EAST RUTHERFORD, N.J. — New York Giants general manager Dave Gettleman, under intense scrutiny in the wake of a disappointing season that led to the firing of coach Pat Shurmur, conceded Tuesday that his job performance over the last two seasons was “not good enough.”
Gettleman has seen the Giants win nine games over his two seasons in charge, and many felt the 68-year-old should have been fired along with Shurmur after New York lost to Philadelphia on Sunday to finish a 4-12 season.
Speaking for almost 30 minutes in his first meeting with the media since training camp, Gettleman was asked to grade himself over the last two seasons.
“Really, it hasn’t been good enough,” he said. “It will get better.”
Gettleman spent much of his time at the podium defending his moves and accepting blame for what has gone wrong.
He was grilled over the trade to acquire defensive lineman Leonard Williams from the Jets in late October. It cost the Giants a third-round draft pick in 2020 and a conditional fifth-rounder in 2021.
What made the move questionable is that the 25-year-old Williams is eligible to become a free agent. Gettleman said Williams told him Monday that he wants to stay. The conditional fifth-rounder would become a fourth if Williams signed with the Giants before free agency.
Gettleman said the trade allowed the Giants to evaluate Williams. They believe he can help stop the run and pressure the quarterback, two keys he feels necessary to winning.
Gettleman also was questioned about his decision to trade Odell Beckham Jr. to Cleveland in March after signing him to a new $90 million contract before last season, his decision to keep Eli Manning after the 2017 season and his failure to talk to the media this season, leaving Shurmur to field the tough questions when things went south.
The longtime executive said it was too early to judge the Beckham deal because the Giants got three rookies and safety Jabrill Peppers in return. He said the quick development of Daniel Jones led to the decision to bench Manning this season and he felt bad about leaving Shurmur to face the heat.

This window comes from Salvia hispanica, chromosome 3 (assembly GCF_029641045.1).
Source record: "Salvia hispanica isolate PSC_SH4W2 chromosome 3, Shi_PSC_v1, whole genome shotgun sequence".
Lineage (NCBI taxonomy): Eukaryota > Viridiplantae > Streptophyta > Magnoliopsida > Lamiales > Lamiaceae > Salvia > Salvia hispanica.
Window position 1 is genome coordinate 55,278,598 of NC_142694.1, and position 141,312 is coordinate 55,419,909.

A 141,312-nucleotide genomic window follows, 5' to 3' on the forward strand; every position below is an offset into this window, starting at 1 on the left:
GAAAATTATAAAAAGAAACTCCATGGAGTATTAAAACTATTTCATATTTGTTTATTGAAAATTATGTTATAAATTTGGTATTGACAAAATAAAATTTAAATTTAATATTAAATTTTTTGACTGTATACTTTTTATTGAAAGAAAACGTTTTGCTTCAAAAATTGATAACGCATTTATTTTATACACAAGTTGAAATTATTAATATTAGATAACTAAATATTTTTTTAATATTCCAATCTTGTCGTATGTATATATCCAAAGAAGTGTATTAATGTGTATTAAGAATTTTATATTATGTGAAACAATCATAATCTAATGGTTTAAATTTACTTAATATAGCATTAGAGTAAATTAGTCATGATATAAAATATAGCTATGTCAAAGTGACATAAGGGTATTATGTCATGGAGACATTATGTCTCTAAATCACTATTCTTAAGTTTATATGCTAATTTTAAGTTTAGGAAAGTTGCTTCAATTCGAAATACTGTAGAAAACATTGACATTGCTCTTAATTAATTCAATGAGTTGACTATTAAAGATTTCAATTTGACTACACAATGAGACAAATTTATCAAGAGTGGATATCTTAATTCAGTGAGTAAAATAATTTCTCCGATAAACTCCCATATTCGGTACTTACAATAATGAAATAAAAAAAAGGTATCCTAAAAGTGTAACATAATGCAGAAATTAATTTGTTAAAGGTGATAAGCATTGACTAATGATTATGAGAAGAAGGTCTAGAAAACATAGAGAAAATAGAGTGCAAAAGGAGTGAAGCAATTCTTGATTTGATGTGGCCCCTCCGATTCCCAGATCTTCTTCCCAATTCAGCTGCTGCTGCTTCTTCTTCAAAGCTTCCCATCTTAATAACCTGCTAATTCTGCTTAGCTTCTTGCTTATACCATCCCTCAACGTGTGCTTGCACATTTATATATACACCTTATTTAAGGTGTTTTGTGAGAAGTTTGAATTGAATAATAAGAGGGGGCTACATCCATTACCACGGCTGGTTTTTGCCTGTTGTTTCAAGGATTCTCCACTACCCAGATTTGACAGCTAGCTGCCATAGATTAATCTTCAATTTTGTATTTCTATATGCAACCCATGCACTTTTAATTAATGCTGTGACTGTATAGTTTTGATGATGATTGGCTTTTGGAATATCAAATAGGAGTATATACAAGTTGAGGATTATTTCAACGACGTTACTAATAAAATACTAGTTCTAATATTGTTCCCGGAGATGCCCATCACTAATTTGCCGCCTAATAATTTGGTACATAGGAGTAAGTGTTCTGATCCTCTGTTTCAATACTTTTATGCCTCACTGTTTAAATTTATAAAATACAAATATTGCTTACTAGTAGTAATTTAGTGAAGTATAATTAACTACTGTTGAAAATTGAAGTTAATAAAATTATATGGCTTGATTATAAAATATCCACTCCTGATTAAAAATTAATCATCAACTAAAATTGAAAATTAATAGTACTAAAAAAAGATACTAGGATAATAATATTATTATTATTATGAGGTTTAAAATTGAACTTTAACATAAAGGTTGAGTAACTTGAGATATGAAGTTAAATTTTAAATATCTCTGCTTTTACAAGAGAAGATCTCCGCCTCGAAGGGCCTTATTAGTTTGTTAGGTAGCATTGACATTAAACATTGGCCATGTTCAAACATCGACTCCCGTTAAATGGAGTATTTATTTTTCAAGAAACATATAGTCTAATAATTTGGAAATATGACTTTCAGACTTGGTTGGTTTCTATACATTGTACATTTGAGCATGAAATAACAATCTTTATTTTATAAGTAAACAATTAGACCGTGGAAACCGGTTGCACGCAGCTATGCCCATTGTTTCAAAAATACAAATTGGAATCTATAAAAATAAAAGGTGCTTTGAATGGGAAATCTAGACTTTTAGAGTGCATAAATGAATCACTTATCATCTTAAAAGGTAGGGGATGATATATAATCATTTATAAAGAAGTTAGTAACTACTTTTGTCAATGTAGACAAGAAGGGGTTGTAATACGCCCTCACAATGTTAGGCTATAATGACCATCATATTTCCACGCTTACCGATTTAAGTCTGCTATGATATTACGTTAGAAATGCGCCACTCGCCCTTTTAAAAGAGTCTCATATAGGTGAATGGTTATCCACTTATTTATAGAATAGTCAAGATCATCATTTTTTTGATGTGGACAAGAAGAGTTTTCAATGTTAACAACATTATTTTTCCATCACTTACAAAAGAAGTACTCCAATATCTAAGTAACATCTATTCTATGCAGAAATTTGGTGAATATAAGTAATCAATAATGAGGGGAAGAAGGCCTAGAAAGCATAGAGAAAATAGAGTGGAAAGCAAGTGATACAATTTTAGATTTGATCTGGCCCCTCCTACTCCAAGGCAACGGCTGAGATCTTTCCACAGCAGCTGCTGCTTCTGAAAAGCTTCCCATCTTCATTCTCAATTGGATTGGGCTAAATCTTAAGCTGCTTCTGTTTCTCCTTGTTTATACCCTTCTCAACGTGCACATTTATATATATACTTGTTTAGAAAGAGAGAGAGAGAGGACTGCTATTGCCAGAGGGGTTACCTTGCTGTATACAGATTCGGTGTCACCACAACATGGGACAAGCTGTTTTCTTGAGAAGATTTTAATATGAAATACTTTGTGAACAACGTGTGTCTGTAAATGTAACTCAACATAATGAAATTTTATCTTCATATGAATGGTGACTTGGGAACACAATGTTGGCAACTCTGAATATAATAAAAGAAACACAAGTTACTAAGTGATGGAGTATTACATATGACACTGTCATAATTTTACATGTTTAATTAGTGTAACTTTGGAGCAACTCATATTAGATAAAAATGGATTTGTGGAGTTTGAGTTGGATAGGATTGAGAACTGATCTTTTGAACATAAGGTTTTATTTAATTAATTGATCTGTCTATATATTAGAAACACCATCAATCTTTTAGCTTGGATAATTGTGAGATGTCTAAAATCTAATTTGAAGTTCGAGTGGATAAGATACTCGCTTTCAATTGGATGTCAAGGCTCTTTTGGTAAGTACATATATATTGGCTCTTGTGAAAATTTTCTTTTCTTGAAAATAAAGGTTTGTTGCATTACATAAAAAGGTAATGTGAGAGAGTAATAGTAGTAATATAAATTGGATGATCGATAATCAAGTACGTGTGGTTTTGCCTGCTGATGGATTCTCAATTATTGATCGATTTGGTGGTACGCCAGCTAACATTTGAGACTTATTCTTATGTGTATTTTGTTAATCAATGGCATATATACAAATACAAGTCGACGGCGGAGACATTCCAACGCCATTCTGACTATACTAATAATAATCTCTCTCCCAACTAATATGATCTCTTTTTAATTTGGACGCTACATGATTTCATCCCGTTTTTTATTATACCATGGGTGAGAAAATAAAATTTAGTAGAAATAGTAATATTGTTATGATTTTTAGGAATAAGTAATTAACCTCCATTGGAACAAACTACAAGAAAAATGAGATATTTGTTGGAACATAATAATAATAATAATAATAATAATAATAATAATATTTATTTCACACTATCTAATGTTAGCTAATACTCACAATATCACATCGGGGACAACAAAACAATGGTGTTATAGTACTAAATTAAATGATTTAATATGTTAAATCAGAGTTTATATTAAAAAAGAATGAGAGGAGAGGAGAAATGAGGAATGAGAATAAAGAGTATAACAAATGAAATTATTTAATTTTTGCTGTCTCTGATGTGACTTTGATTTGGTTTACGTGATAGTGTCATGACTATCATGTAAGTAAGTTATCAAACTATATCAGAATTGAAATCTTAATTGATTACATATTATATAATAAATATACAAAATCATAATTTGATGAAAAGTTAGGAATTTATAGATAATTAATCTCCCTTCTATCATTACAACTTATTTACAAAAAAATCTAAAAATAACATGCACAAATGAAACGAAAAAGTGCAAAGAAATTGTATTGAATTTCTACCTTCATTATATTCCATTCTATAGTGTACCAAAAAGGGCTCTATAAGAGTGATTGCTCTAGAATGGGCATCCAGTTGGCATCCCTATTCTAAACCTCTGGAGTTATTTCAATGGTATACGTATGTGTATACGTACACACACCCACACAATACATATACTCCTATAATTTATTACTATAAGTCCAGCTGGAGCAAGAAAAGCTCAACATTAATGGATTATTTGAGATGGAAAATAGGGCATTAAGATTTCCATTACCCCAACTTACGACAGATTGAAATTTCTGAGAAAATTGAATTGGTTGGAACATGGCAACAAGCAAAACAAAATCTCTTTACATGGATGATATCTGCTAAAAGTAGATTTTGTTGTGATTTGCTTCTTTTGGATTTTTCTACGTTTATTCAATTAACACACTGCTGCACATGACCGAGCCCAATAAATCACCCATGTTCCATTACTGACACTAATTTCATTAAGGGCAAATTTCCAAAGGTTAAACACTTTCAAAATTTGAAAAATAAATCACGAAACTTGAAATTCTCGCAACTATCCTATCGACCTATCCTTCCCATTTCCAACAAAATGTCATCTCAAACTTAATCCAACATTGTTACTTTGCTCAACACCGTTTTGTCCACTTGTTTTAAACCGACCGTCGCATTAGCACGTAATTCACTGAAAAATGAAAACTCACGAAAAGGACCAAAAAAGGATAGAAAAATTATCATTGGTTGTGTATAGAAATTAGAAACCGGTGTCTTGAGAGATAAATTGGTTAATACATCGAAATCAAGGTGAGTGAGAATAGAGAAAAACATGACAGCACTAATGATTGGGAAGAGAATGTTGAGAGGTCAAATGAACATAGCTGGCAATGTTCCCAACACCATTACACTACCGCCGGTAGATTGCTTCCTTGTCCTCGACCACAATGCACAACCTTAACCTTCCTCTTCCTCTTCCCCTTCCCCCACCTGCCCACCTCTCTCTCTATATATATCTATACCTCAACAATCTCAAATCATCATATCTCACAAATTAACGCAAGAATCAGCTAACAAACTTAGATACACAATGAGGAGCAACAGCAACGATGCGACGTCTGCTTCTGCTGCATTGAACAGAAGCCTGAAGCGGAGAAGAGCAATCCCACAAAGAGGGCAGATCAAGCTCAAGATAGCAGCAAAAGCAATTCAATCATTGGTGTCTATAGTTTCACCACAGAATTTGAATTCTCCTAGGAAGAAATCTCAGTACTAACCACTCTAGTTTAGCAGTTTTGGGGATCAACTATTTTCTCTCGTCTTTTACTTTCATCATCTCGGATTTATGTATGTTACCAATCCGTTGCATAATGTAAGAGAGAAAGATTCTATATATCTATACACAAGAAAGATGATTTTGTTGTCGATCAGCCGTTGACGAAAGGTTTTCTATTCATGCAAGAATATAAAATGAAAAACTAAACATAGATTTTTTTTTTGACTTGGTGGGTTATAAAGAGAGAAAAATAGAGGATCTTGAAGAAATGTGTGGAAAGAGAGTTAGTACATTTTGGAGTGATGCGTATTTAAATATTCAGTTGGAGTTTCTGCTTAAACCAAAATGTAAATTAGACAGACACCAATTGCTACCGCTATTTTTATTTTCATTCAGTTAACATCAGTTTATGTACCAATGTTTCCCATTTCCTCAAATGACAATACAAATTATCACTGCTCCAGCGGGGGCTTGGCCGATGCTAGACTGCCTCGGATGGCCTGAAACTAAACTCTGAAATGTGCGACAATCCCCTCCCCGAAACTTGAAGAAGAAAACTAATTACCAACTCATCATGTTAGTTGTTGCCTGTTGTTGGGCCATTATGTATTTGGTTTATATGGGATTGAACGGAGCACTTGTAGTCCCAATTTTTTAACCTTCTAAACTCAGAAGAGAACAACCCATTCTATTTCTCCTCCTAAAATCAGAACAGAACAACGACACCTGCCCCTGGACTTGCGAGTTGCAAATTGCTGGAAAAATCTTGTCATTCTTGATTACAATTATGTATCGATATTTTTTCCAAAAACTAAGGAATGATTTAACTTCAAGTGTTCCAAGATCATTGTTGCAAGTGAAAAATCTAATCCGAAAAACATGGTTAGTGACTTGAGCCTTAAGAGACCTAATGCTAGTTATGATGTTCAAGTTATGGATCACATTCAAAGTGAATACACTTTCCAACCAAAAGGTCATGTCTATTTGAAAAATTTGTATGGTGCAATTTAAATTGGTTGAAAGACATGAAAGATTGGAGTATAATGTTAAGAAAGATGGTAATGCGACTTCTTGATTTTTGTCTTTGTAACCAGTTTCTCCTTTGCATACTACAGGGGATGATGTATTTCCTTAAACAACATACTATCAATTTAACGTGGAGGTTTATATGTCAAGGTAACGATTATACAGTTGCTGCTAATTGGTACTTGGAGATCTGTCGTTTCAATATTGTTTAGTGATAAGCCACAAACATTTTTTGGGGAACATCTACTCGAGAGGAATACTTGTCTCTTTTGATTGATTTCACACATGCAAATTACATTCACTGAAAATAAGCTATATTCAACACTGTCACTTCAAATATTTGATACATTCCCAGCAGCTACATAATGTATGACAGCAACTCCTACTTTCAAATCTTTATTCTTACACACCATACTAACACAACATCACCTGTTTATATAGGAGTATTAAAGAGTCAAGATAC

However, he also said few general managers talk to the media during the season.
The Giants have made the playoffs once since winning the Super Bowl following the 2011 season, missing seven of eight seasons, including the past three.
“It’s getting better, and this is frustrating for all of us,” Gettleman said. “I’m not happy about this. Ownership’s not happy, we’re all frustrated. But unfortunately, it takes time.”
The Giants have turned over their roster since Gettleman was hired and he said the team will start winning as soon as the “puppies come along.”
Co-owner John Mara put Gettleman on the hot seat for the 2020 season on Monday in allowing him to return.
“I feel that pressure every day, whether I’m in my first year or 15th year,” Gettleman said.
Gettleman contradicted himself a couple of times. He said teams are built through the draft while defending the deal for Williams, which will cost the team draft picks.
Gettleman spoke about the organization expanding its use of analytics and noted the team hired four new computer pros. He later said he “met with a big-time analytics guy.″
Gettleman seemed surprised when asked if his style might turn off some potential candidates for the head coaching job. He insisted he was not hard to work with and that key decisions in the organization are not made by one person.
The Giants are expected to have at least $70 million in cap space as well as the No. 4 pick each round in the draft.
Gettleman downplayed the cap space, noting $20 million must be set aside for either current contract extensions or an attractive player suddenly becoming a free agent.
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